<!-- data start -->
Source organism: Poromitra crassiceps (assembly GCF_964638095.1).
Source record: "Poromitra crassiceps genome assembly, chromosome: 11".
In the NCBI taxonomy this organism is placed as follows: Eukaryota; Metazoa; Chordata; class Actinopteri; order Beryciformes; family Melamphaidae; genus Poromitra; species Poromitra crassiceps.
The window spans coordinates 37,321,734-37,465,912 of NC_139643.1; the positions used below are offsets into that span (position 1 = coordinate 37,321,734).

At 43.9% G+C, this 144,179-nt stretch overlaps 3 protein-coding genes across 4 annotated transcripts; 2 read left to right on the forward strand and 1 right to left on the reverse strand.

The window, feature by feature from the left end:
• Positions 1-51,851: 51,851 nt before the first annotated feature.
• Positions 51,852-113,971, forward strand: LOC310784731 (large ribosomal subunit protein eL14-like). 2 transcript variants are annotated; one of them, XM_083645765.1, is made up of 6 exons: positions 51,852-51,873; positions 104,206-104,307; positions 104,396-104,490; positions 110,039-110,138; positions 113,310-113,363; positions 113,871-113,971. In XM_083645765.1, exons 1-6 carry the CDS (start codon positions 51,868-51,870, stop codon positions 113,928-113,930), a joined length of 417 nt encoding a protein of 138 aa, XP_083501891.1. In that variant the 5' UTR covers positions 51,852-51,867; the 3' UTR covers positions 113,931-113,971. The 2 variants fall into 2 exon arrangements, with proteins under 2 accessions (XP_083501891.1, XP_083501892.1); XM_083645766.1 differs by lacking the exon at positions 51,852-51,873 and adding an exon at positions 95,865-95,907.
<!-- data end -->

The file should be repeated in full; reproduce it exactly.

Source organism: Poromitra crassiceps (assembly GCF_964638095.1).
Source record: "Poromitra crassiceps genome assembly, chromosome: 11".
In the NCBI taxonomy this organism is placed as follows: Eukaryota; Metazoa; Chordata; class Actinopteri; order Beryciformes; family Melamphaidae; genus Poromitra; species Poromitra crassiceps.
The window spans coordinates 37,321,734-37,465,912 of NC_139643.1; the positions used below are offsets into that span (position 1 = coordinate 37,321,734).

At 43.9% G+C, this 144,179-nt stretch overlaps 3 protein-coding genes across 4 annotated transcripts; 2 read left to right on the forward strand and 1 right to left on the reverse strand.

The window, feature by feature from the left end:
• Positions 1-51,851: 51,851 nt before the first annotated feature.
• Positions 51,852-113,971, forward strand: LOC310784731 (large ribosomal subunit protein eL14-like). 2 transcript variants are annotated; one of them, XM_083645765.1, is made up of 6 exons: positions 51,852-51,873; positions 104,206-104,307; positions 104,396-104,490; positions 110,039-110,138; positions 113,310-113,363; positions 113,871-113,971. In XM_083645765.1, exons 1-6 carry the CDS (start codon positions 51,868-51,870, stop codon positions 113,928-113,930), a joined length of 417 nt encoding a protein of 138 aa, XP_083501891.1. In that variant the 5' UTR covers positions 51,852-51,867; the 3' UTR covers positions 113,931-113,971. The 2 variants fall into 2 exon arrangements, with proteins under 2 accessions (XP_083501891.1, XP_083501892.1); XM_083645766.1 differs by lacking the exon at positions 51,852-51,873 and adding an exon at positions 95,865-95,907.